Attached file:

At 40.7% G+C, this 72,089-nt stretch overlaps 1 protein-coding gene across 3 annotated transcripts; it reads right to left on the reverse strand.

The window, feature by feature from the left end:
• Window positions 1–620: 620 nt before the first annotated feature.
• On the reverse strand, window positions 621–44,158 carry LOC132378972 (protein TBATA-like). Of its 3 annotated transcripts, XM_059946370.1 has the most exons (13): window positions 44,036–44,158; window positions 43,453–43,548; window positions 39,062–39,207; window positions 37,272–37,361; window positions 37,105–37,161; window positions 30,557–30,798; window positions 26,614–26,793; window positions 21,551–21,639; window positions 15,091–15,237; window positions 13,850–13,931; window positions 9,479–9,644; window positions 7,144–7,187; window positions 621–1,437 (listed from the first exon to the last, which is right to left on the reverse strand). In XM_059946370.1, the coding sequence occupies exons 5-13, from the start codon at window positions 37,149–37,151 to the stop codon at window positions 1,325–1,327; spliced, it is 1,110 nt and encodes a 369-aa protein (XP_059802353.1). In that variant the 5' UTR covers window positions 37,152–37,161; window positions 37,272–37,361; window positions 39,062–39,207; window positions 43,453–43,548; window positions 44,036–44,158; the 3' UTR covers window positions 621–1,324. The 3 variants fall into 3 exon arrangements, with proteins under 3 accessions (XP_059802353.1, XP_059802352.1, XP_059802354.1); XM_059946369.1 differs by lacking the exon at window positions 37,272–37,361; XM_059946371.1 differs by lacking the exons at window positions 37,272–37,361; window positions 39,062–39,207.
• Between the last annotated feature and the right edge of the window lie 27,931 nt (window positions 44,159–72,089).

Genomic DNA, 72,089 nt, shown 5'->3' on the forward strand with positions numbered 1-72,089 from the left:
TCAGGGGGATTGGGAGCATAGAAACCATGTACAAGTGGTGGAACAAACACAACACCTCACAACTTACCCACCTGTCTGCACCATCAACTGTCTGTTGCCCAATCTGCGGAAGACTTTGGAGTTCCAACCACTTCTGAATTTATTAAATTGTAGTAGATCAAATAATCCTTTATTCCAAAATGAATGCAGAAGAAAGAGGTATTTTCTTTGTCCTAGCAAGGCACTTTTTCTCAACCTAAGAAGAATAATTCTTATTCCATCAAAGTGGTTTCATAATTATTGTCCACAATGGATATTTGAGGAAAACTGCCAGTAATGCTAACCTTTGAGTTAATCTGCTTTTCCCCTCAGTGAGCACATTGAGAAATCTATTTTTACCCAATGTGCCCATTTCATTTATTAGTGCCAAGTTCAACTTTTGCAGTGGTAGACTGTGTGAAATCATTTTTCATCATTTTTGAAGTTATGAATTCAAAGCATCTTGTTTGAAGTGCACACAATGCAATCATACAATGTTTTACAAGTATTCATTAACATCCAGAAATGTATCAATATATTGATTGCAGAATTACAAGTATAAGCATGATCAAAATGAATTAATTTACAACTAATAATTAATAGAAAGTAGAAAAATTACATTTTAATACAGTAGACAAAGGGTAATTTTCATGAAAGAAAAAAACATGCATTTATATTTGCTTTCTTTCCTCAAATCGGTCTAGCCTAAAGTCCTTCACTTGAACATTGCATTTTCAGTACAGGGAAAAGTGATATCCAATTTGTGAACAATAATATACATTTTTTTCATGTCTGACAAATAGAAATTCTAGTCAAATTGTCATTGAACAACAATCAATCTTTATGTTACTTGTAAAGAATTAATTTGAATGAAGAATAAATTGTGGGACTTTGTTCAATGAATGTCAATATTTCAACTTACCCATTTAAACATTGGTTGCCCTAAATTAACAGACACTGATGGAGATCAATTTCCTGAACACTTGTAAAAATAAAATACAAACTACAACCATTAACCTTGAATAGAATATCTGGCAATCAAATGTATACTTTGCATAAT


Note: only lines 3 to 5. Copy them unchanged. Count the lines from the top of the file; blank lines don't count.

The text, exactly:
• Window positions 1–620: 620 nt before the first annotated feature.
• On the reverse strand, window positions 621–44,158 carry LOC132378972 (protein TBATA-like). Of its 3 annotated transcripts, XM_059946370.1 has the most exons (13): window positions 44,036–44,158; window positions 43,453–43,548; window positions 39,062–39,207; window positions 37,272–37,361; window positions 37,105–37,161; window positions 30,557–30,798; window positions 26,614–26,793; window positions 21,551–21,639; window positions 15,091–15,237; window positions 13,850–13,931; window positions 9,479–9,644; window positions 7,144–7,187; window positions 621–1,437 (listed from the first exon to the last, which is right to left on the reverse strand). In XM_059946370.1, the coding sequence occupies exons 5-13, from the start codon at window positions 37,149–37,151 to the stop codon at window positions 1,325–1,327; spliced, it is 1,110 nt and encodes a 369-aa protein (XP_059802353.1). In that variant the 5' UTR covers window positions 37,152–37,161; window positions 37,272–37,361; window positions 39,062–39,207; window positions 43,453–43,548; window positions 44,036–44,158; the 3' UTR covers window positions 621–1,324. The 3 variants fall into 3 exon arrangements, with proteins under 3 accessions (XP_059802353.1, XP_059802352.1, XP_059802354.1); XM_059946369.1 differs by lacking the exon at window positions 37,272–37,361; XM_059946371.1 differs by lacking the exons at window positions 37,272–37,361; window positions 39,062–39,207.
• Between the last annotated feature and the right edge of the window lie 27,931 nt (window positions 44,159–72,089).